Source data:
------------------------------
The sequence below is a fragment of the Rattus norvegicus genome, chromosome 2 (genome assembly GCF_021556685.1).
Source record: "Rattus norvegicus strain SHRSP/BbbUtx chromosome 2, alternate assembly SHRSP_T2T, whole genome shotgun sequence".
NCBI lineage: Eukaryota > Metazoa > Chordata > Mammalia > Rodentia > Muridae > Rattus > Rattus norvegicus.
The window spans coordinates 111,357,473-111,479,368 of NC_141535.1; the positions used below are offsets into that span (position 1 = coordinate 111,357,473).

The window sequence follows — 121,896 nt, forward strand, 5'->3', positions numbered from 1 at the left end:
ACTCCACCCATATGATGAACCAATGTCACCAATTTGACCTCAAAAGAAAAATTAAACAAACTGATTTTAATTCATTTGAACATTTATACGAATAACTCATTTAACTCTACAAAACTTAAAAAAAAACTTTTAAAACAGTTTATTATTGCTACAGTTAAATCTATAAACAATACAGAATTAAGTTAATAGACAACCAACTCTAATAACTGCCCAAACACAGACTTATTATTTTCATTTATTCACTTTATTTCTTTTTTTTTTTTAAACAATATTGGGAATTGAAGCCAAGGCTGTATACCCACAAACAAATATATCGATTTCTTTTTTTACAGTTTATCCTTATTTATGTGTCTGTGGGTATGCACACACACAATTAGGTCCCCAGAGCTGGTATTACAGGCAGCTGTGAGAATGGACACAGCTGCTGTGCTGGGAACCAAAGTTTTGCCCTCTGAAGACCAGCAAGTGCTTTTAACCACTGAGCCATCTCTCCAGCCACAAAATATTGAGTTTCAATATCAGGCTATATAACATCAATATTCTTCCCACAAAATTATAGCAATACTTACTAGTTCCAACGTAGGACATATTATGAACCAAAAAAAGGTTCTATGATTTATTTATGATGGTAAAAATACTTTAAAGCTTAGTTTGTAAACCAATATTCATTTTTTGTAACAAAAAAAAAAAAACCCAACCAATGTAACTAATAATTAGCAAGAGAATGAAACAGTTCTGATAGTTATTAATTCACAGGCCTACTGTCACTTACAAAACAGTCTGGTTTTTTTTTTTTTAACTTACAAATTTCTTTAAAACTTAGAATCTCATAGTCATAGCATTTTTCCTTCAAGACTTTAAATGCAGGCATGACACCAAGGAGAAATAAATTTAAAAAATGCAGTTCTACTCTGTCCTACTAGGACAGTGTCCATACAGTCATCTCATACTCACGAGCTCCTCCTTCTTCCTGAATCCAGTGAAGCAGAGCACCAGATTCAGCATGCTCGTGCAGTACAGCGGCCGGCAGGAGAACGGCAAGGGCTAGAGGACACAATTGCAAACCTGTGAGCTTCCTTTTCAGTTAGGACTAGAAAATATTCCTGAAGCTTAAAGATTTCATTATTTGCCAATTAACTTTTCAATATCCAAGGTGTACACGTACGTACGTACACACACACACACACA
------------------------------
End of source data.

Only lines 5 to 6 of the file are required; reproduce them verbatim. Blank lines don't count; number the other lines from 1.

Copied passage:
The window sequence follows — 121,896 nt, forward strand, 5'->3', positions numbered from 1 at the left end:
ACTCCACCCATATGATGAACCAATGTCACCAATTTGACCTCAAAAGAAAAATTAAACAAACTGATTTTAATTCATTTGAACATTTATACGAATAACTCATTTAACTCTACAAAACTTAAAAAAAAACTTTTAAAACAGTTTATTATTGCTACAGTTAAATCTATAAACAATACAGAATTAAGTTAATAGACAACCAACTCTAATAACTGCCCAAACACAGACTTATTATTTTCATTTATTCACTTTATTTCTTTTTTTTTTTTAAACAATATTGGGAATTGAAGCCAAGGCTGTATACCCACAAACAAATATATCGATTTCTTTTTTTACAGTTTATCCTTATTTATGTGTCTGTGGGTATGCACACACACAATTAGGTCCCCAGAGCTGGTATTACAGGCAGCTGTGAGAATGGACACAGCTGCTGTGCTGGGAACCAAAGTTTTGCCCTCTGAAGACCAGCAAGTGCTTTTAACCACTGAGCCATCTCTCCAGCCACAAAATATTGAGTTTCAATATCAGGCTATATAACATCAATATTCTTCCCACAAAATTATAGCAATACTTACTAGTTCCAACGTAGGACATATTATGAACCAAAAAAAGGTTCTATGATTTATTTATGATGGTAAAAATACTTTAAAGCTTAGTTTGTAAACCAATATTCATTTTTTGTAACAAAAAAAAAAAAACCCAACCAATGTAACTAATAATTAGCAAGAGAATGAAACAGTTCTGATAGTTATTAATTCACAGGCCTACTGTCACTTACAAAACAGTCTGGTTTTTTTTTTTTTAACTTACAAATTTCTTTAAAACTTAGAATCTCATAGTCATAGCATTTTTCCTTCAAGACTTTAAATGCAGGCATGACACCAAGGAGAAATAAATTTAAAAAATGCAGTTCTACTCTGTCCTACTAGGACAGTGTCCATACAGTCATCTCATACTCACGAGCTCCTCCTTCTTCCTGAATCCAGTGAAGCAGAGCACCAGATTCAGCATGCTCGTGCAGTACAGCGGCCGGCAGGAGAACGGCAAGGGCTAGAGGACACAATTGCAAACCTGTGAGCTTCCTTTTCAGTTAGGACTAGAAAATATTCCTGAAGCTTAAAGATTTCATTATTTGCCAATTAACTTTTCAATATCCAAGGTGTACACGTACGTACGTACACACACACACACACA